No inquiry was made of the peace officers in Lowndes County and had it been, so the parties stipulated, it would have disclosed that White had both a criminal record that a reputation as a violator of liquor laws in that County. But that is of little moment, for if otherwise timely and sufficient, a single inquiry at the Federal office having jurisdiction over all of the requisite localities specified in section 3761(b) (3) was all that was required. Murdock Acceptance Corp. v. United States, 1956, 350 U.S. 488, 76 S. Ct. 536, 100 L. Ed. 580, reversing 5 Cir., 1955, 218 F.2d 702, rehearing denied 220 F.2d 279 (with dissenting opinion), and, sub nom. United States v. One 1951 Chevrolet Tudor Automobile, D.C.E.D. La., 1955, 121 F. Supp. 265.

However, no trade or sale was then made. It was not until seven months later, on January 10, 1957, that Claimant sold an entirely different automobile to White-- the 1955 Ford involved in this libel. At that time no inquiry was made of any of the prescribed public officials. By stipulation it was, however, agreed that a repeat inquiry at the Birmingham A.T.U. would have been negative while one at Lowndes County would have been adverse. The latter, however, would have been based on his pre-June 1956 activities so that the case was hardly the parallel of the United States v. One 1955 Model Ford Convertible Automobile, 4 Cir., 1957, 241 F.2d 86, where the record or reputation was created by conduct subsequent to the inquiry three years before.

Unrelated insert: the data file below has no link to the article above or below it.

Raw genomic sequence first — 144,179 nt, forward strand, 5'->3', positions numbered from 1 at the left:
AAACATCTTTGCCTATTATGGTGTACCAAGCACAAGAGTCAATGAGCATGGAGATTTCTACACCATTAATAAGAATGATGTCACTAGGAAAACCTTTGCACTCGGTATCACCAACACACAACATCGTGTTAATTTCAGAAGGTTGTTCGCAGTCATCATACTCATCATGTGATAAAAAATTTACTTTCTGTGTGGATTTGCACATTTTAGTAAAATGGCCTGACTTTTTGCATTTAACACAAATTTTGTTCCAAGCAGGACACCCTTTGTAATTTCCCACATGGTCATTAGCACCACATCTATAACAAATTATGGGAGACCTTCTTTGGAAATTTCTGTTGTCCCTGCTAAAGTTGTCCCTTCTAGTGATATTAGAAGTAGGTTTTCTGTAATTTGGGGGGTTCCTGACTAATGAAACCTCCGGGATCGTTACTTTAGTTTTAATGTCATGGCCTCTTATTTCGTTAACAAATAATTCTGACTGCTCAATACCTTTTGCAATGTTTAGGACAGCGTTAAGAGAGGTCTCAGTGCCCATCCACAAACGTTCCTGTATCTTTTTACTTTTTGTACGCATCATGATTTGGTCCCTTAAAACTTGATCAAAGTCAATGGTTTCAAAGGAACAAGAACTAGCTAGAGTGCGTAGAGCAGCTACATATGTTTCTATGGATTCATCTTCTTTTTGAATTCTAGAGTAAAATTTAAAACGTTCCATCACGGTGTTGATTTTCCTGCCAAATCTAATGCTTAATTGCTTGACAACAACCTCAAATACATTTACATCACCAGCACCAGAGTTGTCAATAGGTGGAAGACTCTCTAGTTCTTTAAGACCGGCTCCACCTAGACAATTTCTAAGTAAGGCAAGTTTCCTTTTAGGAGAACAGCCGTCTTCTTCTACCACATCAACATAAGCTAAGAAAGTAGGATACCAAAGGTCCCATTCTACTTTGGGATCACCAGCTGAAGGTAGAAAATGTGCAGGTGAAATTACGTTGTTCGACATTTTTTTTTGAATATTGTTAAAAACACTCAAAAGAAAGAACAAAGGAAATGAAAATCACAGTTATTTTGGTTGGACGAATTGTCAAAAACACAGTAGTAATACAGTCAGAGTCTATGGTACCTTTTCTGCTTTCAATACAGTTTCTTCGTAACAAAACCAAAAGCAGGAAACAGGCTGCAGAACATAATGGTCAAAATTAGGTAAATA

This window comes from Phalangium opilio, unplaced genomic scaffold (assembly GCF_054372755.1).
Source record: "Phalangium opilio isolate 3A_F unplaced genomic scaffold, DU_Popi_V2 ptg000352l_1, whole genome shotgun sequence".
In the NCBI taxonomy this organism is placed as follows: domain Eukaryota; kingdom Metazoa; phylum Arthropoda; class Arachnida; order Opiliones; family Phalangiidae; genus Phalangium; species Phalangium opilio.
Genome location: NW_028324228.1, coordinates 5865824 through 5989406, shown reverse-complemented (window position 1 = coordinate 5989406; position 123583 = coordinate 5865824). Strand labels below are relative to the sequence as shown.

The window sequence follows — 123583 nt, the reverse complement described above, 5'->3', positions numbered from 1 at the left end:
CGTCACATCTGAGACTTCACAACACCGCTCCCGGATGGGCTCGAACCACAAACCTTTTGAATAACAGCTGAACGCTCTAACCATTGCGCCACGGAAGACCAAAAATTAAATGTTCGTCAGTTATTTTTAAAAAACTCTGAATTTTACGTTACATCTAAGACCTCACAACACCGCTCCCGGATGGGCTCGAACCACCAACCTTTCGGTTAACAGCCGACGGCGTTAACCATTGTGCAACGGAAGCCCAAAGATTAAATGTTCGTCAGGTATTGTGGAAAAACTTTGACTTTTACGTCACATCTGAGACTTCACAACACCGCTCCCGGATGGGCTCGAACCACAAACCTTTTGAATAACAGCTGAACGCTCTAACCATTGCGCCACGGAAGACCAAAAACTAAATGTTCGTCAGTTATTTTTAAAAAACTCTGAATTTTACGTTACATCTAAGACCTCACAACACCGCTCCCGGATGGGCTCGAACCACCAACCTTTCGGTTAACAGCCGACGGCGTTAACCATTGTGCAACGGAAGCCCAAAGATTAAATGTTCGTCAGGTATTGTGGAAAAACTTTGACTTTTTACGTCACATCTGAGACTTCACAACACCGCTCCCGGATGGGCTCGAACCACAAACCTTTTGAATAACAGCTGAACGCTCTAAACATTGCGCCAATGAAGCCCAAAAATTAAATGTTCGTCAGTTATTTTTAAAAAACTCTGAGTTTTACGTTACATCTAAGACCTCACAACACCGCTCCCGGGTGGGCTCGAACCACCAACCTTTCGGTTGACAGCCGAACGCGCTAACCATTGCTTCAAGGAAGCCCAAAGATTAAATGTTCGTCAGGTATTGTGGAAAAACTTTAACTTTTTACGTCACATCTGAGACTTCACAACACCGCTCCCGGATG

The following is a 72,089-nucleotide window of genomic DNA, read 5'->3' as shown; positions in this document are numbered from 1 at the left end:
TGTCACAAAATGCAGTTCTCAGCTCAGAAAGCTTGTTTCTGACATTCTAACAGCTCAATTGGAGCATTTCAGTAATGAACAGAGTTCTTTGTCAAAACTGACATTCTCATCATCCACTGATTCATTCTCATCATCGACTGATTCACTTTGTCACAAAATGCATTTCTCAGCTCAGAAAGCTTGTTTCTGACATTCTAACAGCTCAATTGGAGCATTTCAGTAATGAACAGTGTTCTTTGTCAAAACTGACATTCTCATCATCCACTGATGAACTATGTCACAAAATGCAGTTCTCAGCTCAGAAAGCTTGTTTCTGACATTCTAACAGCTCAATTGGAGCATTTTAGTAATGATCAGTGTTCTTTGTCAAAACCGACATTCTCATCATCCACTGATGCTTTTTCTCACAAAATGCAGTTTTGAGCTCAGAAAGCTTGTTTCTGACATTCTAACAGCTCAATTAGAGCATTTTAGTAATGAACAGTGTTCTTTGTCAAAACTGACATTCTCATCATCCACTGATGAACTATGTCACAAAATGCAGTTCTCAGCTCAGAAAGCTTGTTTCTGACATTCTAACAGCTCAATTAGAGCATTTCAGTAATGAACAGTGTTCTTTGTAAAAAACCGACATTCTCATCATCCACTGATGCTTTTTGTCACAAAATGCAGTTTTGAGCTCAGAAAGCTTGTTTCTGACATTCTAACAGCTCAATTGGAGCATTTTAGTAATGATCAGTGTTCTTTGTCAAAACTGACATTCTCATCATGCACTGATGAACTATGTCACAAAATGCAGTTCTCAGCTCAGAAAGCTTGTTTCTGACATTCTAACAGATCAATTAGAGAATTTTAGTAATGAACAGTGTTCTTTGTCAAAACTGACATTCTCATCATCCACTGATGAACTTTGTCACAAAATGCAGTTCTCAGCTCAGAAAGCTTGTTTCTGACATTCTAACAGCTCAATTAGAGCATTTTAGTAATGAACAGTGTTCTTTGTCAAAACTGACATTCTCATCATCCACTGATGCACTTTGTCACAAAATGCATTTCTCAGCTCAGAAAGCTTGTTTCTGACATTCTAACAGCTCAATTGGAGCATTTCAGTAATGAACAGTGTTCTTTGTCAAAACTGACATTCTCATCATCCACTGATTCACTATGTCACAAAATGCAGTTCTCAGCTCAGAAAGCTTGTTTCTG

Of course, we must test this by the terms of the statute. Without it Courts are powerless to mitigate against forfeiture no matter how harsh. United States v. One 1941 Buick Sport Coupe Automobile, D.C.D. Neb., 1946, 68 F. Supp. 570, 572. So too, where the words of the statute, sensible construed, cover the situation, Courts cannot apply some other standard or policy. 'The granting of relief under this statute is not a matter of equity and since it is not the court has no power to relax the express provisions of the statute.' United States v. Dodd, 5 Cir., 1953, 205 F.2d 260, 262; United States v. One 1950 Lincoln Sedan, 5 Cir., 1952, 196 F.2d 639.